Obesity is a disease with increased morbidity due to several conditions including type 2 diabetes, cardiovascular disease and cancer, and it is associated with increased risk of overall mortality (1). It is a chronic condition often difficult to treat as weight loss requires intense lifestyle interventions such as dieting and regular physical exercise, and resulting weight change may not be permanent.
Bariatric surgery is considered as a highly effective treatment option for severe to morbid obesity, some form or variation of gastric bypass being the most common procedure after unsuccessful conservative treatments. Besides weight loss, decrease in mortality and increase in quality of life, the remission of type 2 diabetes mellitus (T2DM) is an important outcome of bariatric surgery. T2DM remission is achieved in most of the diabetic patients after Roux-en-Y gastric bypass operation (2–4), and it may be due to a decrease in hepatic and peripheral insulin resistance or improvement in insulin secretion and glycemic control. We have previously shown tissue-specific improvements in insulin sensitivity after laparoscopic Roux-en-Y gastric bypass and gastric sleeve operations (5–7).
Until recently, the role of physical activity has been considered minimal in bariatric surgery patients (8,9), and at the moment, there are no physical activity guidelines for bariatric surgery patient population. However, recent clinical intervention studies have shown postoperative exercise training to induce several health benefits by improving muscle mitochondrial dysfunction (10), whole-body insulin sensitivity and cardiorespiratory fitness (11) as well as glucose tolerance (12) in bariatric surgery patients after operation. Although bariatric surgery decreases both fat mass and lean body mass (13), postoperative exercise training can maintain skeletal muscle mass (14), suggesting that postoperative body composition could be positively affected by regular exercise. Moreover, a recent study showed that exercise training after 12 to 24 months of surgery, suggested as time point of potential weight regain, improves body composition and functional walking ability (15). Thus, physical exercise could potentially be successful adjunct therapy for surgery-induced caloric restriction and produce further tissue-specific metabolic benefits in addition to surgery. The effects of physical activity and exercise on postoperative fat distribution and the loss of fat in different depots, especially decrease in visceral fat, are currently unclear (16).
As skeletal muscle is a major site of glucose usage and peripheral insulin resistance, the aim of the current study was to investigate whether self-reported habitual physical activity associates with improved insulin sensitivity in whole-body level and especially in skeletal muscle tissue after bariatric surgery. We also investigated whether postoperative self-reported physical activity is associated with the reduction of specific fat depots, especially visceral adiposity and liver fat content, both ectopic fat storages associated within chronic inflammation, lipid-induced insulin resistance and metabolic dysfunction.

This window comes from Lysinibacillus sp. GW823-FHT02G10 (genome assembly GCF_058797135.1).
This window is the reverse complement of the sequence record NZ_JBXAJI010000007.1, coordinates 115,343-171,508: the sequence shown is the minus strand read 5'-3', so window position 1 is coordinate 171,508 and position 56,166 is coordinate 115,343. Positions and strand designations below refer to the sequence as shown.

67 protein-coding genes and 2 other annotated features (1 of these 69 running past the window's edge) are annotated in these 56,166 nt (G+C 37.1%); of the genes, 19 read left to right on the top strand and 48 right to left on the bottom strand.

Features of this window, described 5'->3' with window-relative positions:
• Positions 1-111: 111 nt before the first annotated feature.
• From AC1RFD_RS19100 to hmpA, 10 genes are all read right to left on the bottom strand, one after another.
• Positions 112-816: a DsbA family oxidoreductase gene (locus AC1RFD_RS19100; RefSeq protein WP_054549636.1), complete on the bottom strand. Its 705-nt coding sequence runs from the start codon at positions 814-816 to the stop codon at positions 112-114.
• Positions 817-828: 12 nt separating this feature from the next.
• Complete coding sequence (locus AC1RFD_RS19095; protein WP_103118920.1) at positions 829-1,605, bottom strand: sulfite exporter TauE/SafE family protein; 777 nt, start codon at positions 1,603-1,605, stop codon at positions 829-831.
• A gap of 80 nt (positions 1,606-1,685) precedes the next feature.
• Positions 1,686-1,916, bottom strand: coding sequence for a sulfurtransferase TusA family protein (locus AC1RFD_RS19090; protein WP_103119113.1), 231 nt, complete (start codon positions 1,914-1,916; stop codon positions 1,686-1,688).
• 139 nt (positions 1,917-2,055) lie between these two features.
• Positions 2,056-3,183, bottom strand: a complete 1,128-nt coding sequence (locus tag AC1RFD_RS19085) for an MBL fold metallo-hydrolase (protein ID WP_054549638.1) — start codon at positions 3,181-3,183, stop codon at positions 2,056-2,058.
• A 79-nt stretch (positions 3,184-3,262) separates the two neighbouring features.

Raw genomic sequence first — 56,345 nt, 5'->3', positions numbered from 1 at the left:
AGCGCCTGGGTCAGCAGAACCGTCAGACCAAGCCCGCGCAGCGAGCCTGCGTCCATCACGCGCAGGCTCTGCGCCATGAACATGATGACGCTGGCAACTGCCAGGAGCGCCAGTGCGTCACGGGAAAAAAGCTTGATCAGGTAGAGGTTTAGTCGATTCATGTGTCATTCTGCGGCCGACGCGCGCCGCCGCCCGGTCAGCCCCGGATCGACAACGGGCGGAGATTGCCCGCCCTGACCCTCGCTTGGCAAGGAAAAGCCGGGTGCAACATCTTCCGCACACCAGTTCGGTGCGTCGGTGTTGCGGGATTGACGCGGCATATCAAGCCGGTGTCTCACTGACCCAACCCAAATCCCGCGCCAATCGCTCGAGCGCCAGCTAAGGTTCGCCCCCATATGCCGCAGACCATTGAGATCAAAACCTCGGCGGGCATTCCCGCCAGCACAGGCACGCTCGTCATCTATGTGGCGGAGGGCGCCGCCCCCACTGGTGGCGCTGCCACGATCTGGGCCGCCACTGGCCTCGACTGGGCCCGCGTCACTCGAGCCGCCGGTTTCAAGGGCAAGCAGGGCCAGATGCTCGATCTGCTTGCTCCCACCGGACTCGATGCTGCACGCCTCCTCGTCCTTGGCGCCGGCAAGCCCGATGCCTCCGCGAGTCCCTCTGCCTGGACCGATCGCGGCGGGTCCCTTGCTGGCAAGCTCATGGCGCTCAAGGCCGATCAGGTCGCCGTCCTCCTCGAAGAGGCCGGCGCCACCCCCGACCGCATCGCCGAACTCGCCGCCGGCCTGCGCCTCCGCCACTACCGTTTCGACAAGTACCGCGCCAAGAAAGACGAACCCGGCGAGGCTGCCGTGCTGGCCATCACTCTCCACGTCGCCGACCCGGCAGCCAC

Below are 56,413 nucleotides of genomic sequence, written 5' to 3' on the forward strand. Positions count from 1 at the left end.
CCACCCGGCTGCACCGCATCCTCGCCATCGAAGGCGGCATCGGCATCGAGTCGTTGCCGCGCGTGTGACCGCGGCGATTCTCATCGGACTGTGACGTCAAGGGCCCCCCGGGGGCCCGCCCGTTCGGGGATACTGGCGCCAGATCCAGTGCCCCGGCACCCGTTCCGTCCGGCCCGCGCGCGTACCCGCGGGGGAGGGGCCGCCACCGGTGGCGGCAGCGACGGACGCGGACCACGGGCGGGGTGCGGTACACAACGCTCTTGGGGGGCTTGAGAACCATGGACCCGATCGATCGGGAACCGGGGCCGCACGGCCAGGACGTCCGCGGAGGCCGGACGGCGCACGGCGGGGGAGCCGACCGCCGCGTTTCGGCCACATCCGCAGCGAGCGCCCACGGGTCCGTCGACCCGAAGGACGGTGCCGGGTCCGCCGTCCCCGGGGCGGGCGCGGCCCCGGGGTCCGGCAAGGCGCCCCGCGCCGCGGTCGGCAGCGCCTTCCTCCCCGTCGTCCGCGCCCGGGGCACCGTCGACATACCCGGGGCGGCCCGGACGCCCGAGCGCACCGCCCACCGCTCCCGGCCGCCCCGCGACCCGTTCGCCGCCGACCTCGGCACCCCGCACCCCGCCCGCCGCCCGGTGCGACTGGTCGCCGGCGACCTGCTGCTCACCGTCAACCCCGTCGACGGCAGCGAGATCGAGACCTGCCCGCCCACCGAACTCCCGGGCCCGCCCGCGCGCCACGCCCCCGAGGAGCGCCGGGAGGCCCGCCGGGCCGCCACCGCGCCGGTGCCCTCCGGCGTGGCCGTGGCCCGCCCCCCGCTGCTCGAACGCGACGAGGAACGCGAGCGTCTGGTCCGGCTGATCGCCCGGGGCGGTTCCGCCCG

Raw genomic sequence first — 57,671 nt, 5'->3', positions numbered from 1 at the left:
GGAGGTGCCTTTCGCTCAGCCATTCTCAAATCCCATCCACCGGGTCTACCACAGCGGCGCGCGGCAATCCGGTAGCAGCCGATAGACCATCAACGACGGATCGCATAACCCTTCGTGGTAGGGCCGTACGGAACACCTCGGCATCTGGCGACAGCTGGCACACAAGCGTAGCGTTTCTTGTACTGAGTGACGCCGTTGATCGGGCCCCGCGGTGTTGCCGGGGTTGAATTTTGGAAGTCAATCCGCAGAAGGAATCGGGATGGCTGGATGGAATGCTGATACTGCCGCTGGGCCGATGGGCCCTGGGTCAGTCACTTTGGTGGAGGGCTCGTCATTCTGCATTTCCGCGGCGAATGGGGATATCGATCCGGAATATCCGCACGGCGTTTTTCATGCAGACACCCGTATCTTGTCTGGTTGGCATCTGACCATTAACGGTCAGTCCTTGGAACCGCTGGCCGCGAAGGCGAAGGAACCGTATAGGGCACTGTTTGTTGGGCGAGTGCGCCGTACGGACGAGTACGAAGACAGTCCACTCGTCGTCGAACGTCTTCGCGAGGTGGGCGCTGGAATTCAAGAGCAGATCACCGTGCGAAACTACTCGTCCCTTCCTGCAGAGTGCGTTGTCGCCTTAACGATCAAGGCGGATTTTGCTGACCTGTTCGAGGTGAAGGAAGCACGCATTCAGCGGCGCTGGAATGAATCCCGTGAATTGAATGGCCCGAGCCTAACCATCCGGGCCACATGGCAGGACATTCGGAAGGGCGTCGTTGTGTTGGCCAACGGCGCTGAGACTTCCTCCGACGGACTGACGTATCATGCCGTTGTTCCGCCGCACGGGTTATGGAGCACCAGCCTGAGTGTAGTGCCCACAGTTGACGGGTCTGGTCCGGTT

The current study is part of two larger bariatric surgery data collections (SLEEVEPASS study, NCT00793143, described previously by Helmiö and colleagues (17) and SleevePET study, NCT01373892) and the results of muscle positron emission tomography imaging with radiotracer 18F-fluorodeoxyglucose positron emission tomography ([18F] FDG PET) and liver magnetic resonance spectroscopy (MRS) have been published earlier in a subset of patients (5–7).
MATERIALS AND METHODS
Forty-six subjects (4 males, 42 females) were recruited among patients undergoing surgical procedure as part of their obesity treatment at the Hospital District of Southwest Finland. Twenty-five age-matched, healthy and normal weight volunteers (2 males, 23 females, median body mass index [BMI], 23.2 kg·m−2) were recruited via local newspaper ads. The inclusion criteria were age 18 to 60 yr, BMI over 40 or 35 kg·m−2 with an additional risk factor and failure of previous, carefully planned conservative treatments for severe obesity. Individuals with excessive use of alcohol or poor compliance, severe mental disorder, eating disorder or diabetes mellitus requiring insulin treatment were excluded. Due to imaging device weight limitation, patients with body weight over 150 kg were also excluded. At the baseline, 18 (39%) of the 46 obese patients fulfilled American Diabetes Association classified T2DM criteria (18). Eleven (39%) of the 28 non-T2DM patients had prediabetic condition (three impaired fasting glucose [IFG] and eight impaired glucose tolerance [IGT]), 17 (61%) were normoglycemic. Patients were treated with metformin only (n = 10), and with metformin combined to additional gliptins (n = 3), glitazones (n = 2), sulphonylurea (n = 1), and DPP4 inhibitors (n = 3).
The study protocol was approved by the Ethics Committee of the Hospital District of Southwest Finland and was conducted by the principles of the Declaration of Helsinki. Written informed consent form was obtained prior the study from each study participant. Patients were randomized to undergo either laparoscopic Roux-en-Y gastric bypass (n = 21) or laparoscopic gastric sleeve (n = 25) operation.
At the screening stage, the medical history of prior conservative treatments for obesity was assessed and blood tests and oral glucose tolerance test were performed for all study subjects. The criteria of American Diabetes Association were used for screening of impaired fasting blood glucose level and for IGT. Patients were instructed to withhold from glucose-lowering medications 24 to 72 h before the metabolic studies. The postoperational phase was conducted 6 months after the operation, when the greatest average weight loss is observed according to the study by the Longitudinal Assessment of Bariatric Surgery Consortium (19), and all studies were repeated similarly as before the operation. Healthy participants were studied once. The study design is illustrated in Figure 1.